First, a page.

Regds,
            Sharmila
             


          • Steve Ropa
            I m not sure I understand what they are hoping to achieve by planning to not meet their commitments. I have worked with teams that did this as a way to
            Message 5 of 19 , Jan 25, 2012
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              I’m not sure I understand what they are hoping to achieve by planning to not meet their commitments.  I have worked with teams that did this as a way to hopefully “get more velocity” but honestly all it did was drain morale, and dilute the meaning of the commitment and plan.

               

              From: scrumdevelopment@yahoogroups.com [mailto:scrumdevelopment@yahoogroups.com] On Behalf Of sharmila.patwardhan@...
              Sent: Wednesday, January 25, 2012 2:33 AM
              To: scrumdevelopment@yahoogroups.com
              Subject: [scrumdevelopment] Planned Spill overs

               

               

              Hi,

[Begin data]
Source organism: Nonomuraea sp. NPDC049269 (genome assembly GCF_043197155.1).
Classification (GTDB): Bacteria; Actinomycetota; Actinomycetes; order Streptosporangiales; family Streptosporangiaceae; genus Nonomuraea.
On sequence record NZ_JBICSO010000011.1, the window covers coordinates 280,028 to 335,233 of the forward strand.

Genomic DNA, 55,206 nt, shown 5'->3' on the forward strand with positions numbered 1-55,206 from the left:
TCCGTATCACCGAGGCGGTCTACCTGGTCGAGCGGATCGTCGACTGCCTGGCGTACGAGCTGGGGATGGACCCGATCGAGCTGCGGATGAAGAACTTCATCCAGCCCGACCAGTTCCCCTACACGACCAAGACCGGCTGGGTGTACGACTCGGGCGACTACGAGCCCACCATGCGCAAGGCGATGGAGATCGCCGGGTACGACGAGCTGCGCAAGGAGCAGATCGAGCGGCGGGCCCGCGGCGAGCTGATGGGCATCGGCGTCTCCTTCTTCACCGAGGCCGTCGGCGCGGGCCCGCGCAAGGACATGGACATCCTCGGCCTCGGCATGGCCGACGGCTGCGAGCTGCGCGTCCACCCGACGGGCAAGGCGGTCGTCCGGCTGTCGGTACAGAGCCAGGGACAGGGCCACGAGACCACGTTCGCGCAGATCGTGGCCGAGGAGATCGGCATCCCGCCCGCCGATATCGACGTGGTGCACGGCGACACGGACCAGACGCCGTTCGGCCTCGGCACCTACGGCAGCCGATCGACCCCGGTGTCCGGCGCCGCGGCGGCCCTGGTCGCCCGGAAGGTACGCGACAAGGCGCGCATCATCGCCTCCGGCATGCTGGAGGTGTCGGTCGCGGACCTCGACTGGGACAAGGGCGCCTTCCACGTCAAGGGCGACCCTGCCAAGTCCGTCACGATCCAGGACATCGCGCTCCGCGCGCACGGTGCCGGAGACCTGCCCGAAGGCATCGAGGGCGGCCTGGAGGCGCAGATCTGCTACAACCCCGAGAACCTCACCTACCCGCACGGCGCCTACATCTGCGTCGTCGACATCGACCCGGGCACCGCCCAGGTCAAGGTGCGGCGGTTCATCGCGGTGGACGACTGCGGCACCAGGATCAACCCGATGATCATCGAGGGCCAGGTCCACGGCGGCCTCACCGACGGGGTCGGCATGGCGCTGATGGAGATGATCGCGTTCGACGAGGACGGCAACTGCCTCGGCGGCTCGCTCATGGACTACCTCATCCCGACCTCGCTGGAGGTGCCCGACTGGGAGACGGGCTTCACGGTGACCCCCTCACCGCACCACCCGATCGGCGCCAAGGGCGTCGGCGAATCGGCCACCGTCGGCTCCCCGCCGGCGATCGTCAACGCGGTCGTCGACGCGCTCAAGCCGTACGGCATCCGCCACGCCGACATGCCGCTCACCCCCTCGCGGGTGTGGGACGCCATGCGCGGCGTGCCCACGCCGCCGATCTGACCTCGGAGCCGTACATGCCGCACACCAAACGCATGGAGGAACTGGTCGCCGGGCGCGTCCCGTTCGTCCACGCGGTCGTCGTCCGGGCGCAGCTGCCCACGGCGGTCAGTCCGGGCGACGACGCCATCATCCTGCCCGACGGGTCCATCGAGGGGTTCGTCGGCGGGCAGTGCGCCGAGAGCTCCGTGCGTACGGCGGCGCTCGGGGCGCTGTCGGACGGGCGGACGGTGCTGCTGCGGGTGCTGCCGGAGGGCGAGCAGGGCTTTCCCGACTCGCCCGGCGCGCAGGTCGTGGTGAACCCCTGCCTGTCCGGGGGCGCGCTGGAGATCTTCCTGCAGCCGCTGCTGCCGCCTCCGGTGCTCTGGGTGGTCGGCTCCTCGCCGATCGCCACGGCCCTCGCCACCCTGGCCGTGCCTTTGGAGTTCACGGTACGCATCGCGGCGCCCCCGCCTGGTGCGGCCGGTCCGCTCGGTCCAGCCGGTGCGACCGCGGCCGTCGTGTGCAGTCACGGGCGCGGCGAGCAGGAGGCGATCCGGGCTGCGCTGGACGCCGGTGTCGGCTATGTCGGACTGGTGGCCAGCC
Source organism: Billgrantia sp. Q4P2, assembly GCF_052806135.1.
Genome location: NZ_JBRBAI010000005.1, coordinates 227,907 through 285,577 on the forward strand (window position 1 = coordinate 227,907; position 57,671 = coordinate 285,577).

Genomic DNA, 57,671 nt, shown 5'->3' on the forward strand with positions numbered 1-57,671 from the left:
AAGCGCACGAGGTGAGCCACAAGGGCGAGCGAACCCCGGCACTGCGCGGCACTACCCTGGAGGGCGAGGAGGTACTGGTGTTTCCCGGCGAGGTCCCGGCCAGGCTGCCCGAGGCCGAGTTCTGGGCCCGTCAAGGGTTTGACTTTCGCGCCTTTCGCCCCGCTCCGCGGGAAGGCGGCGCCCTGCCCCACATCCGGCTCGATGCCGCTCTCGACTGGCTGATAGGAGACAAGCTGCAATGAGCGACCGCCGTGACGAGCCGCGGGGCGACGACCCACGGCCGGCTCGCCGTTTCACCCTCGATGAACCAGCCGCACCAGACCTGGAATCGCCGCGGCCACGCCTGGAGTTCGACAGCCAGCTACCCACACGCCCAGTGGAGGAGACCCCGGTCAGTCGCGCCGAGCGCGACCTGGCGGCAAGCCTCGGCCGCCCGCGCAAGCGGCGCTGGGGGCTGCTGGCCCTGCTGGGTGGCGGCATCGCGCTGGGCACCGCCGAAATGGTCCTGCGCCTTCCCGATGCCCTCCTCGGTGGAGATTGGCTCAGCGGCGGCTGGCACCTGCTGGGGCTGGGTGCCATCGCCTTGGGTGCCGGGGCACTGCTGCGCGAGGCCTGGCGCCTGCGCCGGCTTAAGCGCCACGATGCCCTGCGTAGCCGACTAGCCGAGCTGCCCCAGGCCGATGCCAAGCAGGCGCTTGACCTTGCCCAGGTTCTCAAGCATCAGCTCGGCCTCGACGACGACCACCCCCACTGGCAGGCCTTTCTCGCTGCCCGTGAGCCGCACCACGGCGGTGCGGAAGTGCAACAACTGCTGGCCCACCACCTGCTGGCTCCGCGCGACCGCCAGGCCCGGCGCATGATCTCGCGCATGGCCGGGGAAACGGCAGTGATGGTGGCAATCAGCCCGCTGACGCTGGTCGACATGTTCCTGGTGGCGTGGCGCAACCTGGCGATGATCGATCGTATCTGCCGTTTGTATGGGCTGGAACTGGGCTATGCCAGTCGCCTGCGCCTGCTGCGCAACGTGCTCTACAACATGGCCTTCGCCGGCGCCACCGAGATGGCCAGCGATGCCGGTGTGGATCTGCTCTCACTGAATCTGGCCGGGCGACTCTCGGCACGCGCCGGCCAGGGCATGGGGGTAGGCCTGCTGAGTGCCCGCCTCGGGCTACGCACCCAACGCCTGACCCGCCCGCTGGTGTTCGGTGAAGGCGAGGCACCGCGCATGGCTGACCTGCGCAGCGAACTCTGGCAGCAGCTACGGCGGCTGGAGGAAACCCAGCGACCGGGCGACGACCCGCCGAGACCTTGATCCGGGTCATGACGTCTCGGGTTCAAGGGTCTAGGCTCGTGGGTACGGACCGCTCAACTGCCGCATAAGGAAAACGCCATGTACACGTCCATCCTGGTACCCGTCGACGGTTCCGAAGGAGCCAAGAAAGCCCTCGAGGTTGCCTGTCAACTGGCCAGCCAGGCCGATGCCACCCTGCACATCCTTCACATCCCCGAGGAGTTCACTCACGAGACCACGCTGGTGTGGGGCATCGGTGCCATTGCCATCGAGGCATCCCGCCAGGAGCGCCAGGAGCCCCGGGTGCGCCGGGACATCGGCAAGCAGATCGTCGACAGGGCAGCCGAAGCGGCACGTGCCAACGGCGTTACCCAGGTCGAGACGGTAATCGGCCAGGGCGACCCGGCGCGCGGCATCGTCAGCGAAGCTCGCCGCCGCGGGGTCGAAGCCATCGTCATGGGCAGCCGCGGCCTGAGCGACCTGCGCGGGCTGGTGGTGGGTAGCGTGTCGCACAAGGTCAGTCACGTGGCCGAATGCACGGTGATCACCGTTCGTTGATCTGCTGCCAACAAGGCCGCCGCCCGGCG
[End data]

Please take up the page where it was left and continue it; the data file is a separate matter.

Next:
We have few projects who have been continuously planning more and also agreeing with PO about the risk of the last story being spilled over.

              I would like to convince them not to plan for spillovers, what could be the points of discussions for convincing them.

              I have few thought about not sharing so that I don’t influence others with my thoughts already.

               

              Regds,

              Sharmila

               

            • Alan Dayley
              Planning for spill over of stories is a violation of the sprint time box. Time boxes have positive effects and can have negative effects. Without a time box,
              Message 6 of 19 , Jan 25, 2012
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                Planning for "spill over" of stories is a violation of the sprint time box.  Time boxes have positive effects and can have negative effects.